For example, Fila deviated from its typical range of high-end sportswear offerings to launch the “Latte Girl” campaign, featuring yoga pants tailored to slimmer waistlines common to the Asian demographic. Descente, Anta’s high-end outdoor brand, also ventured into the same market with its “Body Flex” series featuring versatile training pants. Both campaigns were seemingly targeted at emulating Lululemon, which Anta can now instead concentrate on primarily through Maia Active.

Anta’s persistence to make its foray into the female sportswear market, and particularly the coveted yoga apparel category that Lululemon currently dominates, is not without good reason. As sports progressively become a more integral part of people’s daily lives, the demand for related apparel and equipment naturally increases. According to QYResearch, yoga apparel will continue to be a major battleground for sportswear brands. In 2021, yoga pants generated USD 1.62 billion in revenue, approximately 22.92% of the global market. This is projected to increase to USD 3 billion by 2028, which would represent around 26.44% of the global market. As one of the few verticals left that major sportswear brands have yet to significantly leverage, securing a foothold could bolster their bottom lines significantly.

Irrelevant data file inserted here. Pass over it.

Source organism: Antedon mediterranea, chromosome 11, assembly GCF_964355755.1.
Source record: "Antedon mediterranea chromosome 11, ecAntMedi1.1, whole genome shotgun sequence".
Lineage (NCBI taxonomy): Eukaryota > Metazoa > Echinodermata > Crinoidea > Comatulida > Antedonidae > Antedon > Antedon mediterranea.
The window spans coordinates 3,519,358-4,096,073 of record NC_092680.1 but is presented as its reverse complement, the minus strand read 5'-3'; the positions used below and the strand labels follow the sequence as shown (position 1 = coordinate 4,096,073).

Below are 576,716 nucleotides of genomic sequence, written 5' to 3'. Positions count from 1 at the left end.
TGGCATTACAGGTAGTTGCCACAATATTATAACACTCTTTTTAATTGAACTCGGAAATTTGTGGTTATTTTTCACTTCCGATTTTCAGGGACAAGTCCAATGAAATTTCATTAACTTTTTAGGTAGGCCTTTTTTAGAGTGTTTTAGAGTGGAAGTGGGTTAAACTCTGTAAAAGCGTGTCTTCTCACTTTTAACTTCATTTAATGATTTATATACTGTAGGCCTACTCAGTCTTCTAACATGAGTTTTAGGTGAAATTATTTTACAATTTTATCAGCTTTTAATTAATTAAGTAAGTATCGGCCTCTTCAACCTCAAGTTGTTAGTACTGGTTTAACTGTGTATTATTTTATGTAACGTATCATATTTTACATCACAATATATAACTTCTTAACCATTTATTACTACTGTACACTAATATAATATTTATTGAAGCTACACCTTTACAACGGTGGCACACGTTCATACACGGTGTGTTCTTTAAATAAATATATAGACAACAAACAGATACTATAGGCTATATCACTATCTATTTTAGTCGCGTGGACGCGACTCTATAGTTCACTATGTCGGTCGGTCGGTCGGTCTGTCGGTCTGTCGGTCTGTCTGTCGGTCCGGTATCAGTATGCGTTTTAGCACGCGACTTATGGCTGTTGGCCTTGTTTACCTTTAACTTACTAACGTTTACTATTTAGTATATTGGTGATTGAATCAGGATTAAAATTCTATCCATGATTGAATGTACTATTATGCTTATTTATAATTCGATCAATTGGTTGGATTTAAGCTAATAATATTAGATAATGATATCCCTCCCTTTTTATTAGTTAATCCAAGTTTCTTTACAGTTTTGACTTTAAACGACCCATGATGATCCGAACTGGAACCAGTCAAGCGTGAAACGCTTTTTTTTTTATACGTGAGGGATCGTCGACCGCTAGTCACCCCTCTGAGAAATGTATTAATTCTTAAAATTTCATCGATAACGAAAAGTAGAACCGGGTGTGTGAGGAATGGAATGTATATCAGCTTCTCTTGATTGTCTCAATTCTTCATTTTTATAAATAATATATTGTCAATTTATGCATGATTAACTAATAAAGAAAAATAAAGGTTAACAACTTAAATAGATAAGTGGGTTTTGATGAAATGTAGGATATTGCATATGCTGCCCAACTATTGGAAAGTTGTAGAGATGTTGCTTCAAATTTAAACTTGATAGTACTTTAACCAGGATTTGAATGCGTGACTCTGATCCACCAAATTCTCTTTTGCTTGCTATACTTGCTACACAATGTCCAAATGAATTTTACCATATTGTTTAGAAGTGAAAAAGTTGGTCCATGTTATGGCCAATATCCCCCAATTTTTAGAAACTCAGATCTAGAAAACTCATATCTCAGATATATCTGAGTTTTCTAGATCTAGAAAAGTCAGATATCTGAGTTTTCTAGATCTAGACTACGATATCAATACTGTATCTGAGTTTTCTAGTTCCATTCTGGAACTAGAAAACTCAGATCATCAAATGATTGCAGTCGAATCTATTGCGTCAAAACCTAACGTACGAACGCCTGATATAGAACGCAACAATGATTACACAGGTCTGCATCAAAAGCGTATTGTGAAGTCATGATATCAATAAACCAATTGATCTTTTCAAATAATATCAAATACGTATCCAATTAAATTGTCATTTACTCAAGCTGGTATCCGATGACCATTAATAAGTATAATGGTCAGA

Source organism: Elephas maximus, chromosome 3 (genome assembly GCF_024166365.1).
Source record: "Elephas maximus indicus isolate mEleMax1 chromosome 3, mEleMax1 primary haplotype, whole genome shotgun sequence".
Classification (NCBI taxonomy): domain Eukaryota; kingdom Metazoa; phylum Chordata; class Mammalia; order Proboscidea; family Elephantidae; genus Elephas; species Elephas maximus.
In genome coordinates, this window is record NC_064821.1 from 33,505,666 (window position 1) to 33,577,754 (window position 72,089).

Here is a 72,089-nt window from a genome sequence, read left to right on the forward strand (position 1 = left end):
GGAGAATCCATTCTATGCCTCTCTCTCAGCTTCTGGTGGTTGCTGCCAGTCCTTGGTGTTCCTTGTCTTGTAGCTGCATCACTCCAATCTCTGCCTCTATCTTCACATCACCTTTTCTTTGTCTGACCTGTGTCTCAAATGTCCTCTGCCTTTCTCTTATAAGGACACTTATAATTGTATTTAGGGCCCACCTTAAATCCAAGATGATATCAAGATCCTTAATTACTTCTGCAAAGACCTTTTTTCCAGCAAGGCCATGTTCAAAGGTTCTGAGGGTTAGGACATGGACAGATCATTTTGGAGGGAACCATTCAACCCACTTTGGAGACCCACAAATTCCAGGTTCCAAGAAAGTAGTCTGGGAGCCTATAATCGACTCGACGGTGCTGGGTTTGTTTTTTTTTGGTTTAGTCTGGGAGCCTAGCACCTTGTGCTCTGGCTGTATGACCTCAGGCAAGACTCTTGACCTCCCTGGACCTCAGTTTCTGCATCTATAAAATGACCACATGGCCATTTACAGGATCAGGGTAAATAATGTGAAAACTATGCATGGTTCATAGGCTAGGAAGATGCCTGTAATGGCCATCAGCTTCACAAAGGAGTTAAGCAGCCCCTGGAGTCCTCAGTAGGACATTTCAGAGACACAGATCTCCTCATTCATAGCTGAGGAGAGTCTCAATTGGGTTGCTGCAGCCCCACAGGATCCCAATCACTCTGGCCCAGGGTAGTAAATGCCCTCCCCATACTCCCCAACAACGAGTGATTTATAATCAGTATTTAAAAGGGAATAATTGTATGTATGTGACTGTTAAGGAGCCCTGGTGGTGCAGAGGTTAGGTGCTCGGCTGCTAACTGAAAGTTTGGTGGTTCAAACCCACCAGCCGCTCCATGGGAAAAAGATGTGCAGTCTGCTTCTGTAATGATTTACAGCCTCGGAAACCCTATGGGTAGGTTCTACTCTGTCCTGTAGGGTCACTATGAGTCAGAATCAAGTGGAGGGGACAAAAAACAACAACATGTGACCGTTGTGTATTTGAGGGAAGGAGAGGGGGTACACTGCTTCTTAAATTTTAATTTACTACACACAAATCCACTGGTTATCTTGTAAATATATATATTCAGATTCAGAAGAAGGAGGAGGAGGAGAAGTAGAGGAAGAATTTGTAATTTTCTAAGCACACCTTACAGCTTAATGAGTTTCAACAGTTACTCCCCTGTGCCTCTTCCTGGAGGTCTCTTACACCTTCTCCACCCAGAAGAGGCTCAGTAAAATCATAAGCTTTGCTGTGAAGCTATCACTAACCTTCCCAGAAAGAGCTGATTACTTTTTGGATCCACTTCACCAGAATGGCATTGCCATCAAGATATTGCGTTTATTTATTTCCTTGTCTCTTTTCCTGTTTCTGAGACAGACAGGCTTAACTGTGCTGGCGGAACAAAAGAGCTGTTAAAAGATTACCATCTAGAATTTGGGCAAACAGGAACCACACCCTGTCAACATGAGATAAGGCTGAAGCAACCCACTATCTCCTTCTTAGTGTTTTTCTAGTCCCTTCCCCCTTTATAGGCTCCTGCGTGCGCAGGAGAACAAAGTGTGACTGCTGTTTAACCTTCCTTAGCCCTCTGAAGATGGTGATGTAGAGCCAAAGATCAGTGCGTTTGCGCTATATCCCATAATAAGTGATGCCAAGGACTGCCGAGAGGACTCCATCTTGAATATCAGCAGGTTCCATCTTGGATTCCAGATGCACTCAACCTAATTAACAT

This potential for growth is seemingly significant enough to motivate Anta to deviate from its usual acquisition strategy. While it previously targeted predominantly overseas brands, presumably to gain access to their technology and foreign brand equity, it decided to break with tradition by acquiring homegrown Maia Active. It is plausible that Maia Active won’t be the last domestic brand to be acquired by Anta, as a shift in focus from international markets to domestic opportunities remains underway.

Anta’s ambitions in this regard aren’t unique, with domestic competitors such as Li Ning also eyeing the same opportunities. In its latest quarterly report, Li Ning announced that the female demographic will progressively become one of its focus segments. The company has already made its first moves accordingly, introducing a new yoga pants series and acquiring Danskin, an American yoga wear brand that ostensibly competes with Lululemon. Focusing on the female sportswear market appears to be a consensus among leading domestic brands.